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Zein properties and alternative recovery methods
Zein, a corn protein, is a water-insoluble prolamin. It can only be dissolved in a solution with the right balance of polar and non-polar solvents. Zein properties such as solubility, viscosity, gelation, and denaturation in aqueous ethanol were studied in this research. The maximum solubility was around 50% in (mol/mol) aqueous ethanol, 40% (mol/mol) in iso-propanol, or 40% (mol/mol) in tert-butanol, respectively. Zein solutions exhibited a Newtonian behavior in aqueous ethanol. The temperature dependence for the zein solution viscosity and solubility followed Arrhenius's law. Viscosity exponentially increased when zein concentration increased, while generally it decreased when ethanol concentration increased. ^ Zein solution was unstable and tended to gel under some conditions. The gelation rate was low for zein concentrations lower than 10% (w/w). Both 12%(w/w) and 14%(w/w) zein in 88%(w/w) or 90%(w/w) ethanol solutions had a very high gelation rate. ^ Temperature increased the denaturation rate following Arrhenius's law. Shear rate was linearly proportional to the denaturation onset time. Zein was very stable when the ethanol concentration was as high as 90%(w/w). Zein denatured easily at 80%(w/w) ethanol. ^ Two alternative zein recovery methods based on zein solubility in aqueous alcohols were considered. Pervaporation membrane technology was deemed a possible approach for zein recovery. In it water would pervaporate from a zein ethanol solution, resulting in a higher ethanol concentration thus making zein precipitate. ^ The effects of zein concentration, ethanol concentration, circulation flow rate, and temperature were examined for pervaporation performance by checking the membrane flux and selectivity. Zein concentration had little effect on the membrane system performance. Lower flow rates, which maintained laminar flow across the membrane, had better performance than that of turbulent flow. Higher temperatures could have been used to increase the flux but the zein denaturation onset time would have decreased. ^ The second method was addition of anhydrous alcohol directly to zein-aqueous alcohol solutions and two phases were formed. The top phase of high concentration alcohol took most oils and pigments from zein. The bottom phase of zein could be separated by centrifugation. ^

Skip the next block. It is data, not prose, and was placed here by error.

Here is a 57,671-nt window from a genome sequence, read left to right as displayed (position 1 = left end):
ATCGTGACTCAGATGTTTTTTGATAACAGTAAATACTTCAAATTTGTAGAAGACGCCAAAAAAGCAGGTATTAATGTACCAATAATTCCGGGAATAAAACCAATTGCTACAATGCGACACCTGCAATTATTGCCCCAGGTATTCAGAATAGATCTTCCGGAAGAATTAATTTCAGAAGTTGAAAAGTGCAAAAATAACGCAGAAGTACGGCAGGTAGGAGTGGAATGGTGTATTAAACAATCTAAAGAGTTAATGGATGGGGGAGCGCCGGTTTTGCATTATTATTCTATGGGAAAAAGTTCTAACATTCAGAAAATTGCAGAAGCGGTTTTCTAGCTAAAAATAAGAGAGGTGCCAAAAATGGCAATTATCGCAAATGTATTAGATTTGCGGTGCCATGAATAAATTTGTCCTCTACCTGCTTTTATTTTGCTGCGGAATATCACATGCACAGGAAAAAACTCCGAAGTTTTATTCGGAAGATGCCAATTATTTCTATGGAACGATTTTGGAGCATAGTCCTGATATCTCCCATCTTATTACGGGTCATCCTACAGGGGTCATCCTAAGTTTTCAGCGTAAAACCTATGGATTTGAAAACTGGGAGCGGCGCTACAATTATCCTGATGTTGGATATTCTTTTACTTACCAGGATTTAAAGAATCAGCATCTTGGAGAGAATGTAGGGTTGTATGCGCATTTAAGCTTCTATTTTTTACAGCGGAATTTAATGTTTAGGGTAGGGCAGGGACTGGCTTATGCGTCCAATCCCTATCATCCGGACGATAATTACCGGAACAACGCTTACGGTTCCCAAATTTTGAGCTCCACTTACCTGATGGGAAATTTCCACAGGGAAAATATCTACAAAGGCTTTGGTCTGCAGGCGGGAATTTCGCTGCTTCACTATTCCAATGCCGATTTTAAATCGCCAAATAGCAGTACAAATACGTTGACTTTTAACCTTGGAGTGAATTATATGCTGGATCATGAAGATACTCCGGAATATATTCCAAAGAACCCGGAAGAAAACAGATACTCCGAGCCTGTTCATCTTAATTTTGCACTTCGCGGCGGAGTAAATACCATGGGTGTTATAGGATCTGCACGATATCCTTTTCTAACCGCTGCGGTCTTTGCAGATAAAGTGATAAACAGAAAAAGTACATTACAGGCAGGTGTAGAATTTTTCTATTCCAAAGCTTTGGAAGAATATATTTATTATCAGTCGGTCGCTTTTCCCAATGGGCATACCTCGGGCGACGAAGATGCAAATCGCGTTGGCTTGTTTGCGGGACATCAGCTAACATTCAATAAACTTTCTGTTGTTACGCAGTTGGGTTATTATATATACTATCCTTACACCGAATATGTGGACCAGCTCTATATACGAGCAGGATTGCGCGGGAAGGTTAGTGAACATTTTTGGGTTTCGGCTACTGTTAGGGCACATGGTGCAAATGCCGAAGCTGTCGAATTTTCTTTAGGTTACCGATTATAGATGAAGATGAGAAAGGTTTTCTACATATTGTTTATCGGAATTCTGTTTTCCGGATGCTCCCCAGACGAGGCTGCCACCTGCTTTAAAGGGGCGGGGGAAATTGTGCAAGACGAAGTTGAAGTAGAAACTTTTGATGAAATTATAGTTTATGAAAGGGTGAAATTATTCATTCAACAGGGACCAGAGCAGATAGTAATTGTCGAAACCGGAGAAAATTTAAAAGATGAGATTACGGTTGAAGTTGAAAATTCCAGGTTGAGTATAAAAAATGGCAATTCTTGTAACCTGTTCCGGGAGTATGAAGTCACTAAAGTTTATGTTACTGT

Agriculture, Food Science and Technology
Fu, Dejing, "Zein properties and alternative recovery methods" (2000). ETD collection for University of Nebraska - Lincoln. AAI9967416.